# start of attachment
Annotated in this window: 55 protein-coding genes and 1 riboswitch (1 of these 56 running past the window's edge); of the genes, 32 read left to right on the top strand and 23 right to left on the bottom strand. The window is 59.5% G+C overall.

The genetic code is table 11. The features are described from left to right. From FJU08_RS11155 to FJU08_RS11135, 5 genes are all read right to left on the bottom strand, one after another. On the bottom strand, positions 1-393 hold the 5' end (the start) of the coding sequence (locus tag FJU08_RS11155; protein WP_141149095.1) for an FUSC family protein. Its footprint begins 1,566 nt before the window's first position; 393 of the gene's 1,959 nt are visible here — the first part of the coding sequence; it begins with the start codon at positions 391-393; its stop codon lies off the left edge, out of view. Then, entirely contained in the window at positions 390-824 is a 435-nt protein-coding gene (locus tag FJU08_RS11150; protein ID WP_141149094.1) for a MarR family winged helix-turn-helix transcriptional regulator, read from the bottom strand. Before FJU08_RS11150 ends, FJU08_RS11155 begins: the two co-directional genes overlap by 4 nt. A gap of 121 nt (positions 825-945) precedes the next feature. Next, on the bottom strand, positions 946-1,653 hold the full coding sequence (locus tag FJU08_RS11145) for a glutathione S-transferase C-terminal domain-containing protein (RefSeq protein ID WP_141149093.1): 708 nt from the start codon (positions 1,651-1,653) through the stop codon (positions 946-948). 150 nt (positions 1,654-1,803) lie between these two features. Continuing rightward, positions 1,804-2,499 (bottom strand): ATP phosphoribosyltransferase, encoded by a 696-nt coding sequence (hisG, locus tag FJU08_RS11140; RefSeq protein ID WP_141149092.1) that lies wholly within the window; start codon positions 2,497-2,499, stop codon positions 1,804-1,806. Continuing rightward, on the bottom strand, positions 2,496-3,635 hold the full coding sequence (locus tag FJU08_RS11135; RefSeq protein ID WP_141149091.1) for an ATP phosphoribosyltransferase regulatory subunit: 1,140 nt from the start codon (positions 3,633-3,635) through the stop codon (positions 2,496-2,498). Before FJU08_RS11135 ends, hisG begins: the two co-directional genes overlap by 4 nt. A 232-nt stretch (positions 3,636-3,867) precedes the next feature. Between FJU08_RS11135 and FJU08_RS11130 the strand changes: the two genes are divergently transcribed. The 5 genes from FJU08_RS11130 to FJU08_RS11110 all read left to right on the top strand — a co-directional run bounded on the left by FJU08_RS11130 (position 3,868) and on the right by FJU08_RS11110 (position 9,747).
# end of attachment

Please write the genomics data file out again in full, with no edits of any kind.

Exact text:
Annotated in this window: 55 protein-coding genes and 1 riboswitch (1 of these 56 running past the window's edge); of the genes, 32 read left to right on the top strand and 23 right to left on the bottom strand. The window is 59.5% G+C overall.

The genetic code is table 11. The features are described from left to right. From FJU08_RS11155 to FJU08_RS11135, 5 genes are all read right to left on the bottom strand, one after another. On the bottom strand, positions 1-393 hold the 5' end (the start) of the coding sequence (locus tag FJU08_RS11155; protein WP_141149095.1) for an FUSC family protein. Its footprint begins 1,566 nt before the window's first position; 393 of the gene's 1,959 nt are visible here — the first part of the coding sequence; it begins with the start codon at positions 391-393; its stop codon lies off the left edge, out of view. Then, entirely contained in the window at positions 390-824 is a 435-nt protein-coding gene (locus tag FJU08_RS11150; protein ID WP_141149094.1) for a MarR family winged helix-turn-helix transcriptional regulator, read from the bottom strand. Before FJU08_RS11150 ends, FJU08_RS11155 begins: the two co-directional genes overlap by 4 nt. A gap of 121 nt (positions 825-945) precedes the next feature. Next, on the bottom strand, positions 946-1,653 hold the full coding sequence (locus tag FJU08_RS11145) for a glutathione S-transferase C-terminal domain-containing protein (RefSeq protein ID WP_141149093.1): 708 nt from the start codon (positions 1,651-1,653) through the stop codon (positions 946-948). 150 nt (positions 1,654-1,803) lie between these two features. Continuing rightward, positions 1,804-2,499 (bottom strand): ATP phosphoribosyltransferase, encoded by a 696-nt coding sequence (hisG, locus tag FJU08_RS11140; RefSeq protein ID WP_141149092.1) that lies wholly within the window; start codon positions 2,497-2,499, stop codon positions 1,804-1,806. Continuing rightward, on the bottom strand, positions 2,496-3,635 hold the full coding sequence (locus tag FJU08_RS11135; RefSeq protein ID WP_141149091.1) for an ATP phosphoribosyltransferase regulatory subunit: 1,140 nt from the start codon (positions 3,633-3,635) through the stop codon (positions 2,496-2,498). Before FJU08_RS11135 ends, hisG begins: the two co-directional genes overlap by 4 nt. A 232-nt stretch (positions 3,636-3,867) precedes the next feature. Between FJU08_RS11135 and FJU08_RS11130 the strand changes: the two genes are divergently transcribed. The 5 genes from FJU08_RS11130 to FJU08_RS11110 all read left to right on the top strand — a co-directional run bounded on the left by FJU08_RS11130 (position 3,868) and on the right by FJU08_RS11110 (position 9,747).